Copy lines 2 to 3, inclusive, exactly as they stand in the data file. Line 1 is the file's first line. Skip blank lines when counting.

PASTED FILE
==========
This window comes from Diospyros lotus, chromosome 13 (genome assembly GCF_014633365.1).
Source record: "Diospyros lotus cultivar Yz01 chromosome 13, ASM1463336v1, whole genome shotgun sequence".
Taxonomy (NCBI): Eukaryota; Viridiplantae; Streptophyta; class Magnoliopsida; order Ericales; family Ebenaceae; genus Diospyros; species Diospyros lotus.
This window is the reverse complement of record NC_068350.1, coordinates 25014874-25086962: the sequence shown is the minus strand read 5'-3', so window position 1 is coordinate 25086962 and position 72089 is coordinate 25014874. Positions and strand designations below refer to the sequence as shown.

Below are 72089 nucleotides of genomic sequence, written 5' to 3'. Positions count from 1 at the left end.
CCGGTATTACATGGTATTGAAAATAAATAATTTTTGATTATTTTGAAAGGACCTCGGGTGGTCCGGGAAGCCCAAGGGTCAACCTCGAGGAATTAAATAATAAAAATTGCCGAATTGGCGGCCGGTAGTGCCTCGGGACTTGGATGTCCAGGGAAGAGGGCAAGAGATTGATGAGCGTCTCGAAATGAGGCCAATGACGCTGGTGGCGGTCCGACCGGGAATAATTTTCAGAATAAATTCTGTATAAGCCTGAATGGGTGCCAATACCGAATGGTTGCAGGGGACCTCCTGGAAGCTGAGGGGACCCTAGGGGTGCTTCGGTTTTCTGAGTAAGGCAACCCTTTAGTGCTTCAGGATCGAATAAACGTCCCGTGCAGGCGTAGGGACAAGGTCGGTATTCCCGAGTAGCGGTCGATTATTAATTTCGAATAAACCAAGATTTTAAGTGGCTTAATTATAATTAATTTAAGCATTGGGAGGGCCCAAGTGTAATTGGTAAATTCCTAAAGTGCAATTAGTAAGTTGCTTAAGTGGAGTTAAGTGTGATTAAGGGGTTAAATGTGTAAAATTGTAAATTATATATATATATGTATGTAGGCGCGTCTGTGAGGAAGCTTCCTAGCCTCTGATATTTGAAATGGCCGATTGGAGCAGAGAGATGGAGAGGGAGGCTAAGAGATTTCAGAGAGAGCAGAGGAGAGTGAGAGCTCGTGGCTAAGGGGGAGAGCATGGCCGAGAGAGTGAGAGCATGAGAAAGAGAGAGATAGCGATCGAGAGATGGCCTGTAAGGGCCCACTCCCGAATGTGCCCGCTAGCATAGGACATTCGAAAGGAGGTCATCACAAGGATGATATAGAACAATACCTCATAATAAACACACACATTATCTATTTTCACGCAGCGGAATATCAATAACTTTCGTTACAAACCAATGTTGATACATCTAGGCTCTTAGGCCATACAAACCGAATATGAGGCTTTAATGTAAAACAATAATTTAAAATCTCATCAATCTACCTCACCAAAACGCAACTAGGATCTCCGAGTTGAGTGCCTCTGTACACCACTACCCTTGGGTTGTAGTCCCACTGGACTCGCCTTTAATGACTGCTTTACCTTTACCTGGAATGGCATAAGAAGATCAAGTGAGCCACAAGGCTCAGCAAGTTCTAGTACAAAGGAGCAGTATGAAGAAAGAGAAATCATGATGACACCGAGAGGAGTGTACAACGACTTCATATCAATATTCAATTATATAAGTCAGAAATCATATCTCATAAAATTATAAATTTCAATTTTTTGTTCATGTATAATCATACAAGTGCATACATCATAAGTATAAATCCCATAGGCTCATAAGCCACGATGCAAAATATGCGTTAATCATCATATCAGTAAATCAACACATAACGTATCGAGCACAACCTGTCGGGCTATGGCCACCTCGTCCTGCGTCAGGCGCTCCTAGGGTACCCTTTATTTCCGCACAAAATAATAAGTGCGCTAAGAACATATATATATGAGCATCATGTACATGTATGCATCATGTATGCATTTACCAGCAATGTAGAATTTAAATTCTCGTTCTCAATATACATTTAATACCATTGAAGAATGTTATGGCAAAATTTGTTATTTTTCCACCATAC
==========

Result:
Source record: "Diospyros lotus cultivar Yz01 chromosome 13, ASM1463336v1, whole genome shotgun sequence".
Taxonomy (NCBI): Eukaryota; Viridiplantae; Streptophyta; class Magnoliopsida; order Ericales; family Ebenaceae; genus Diospyros; species Diospyros lotus.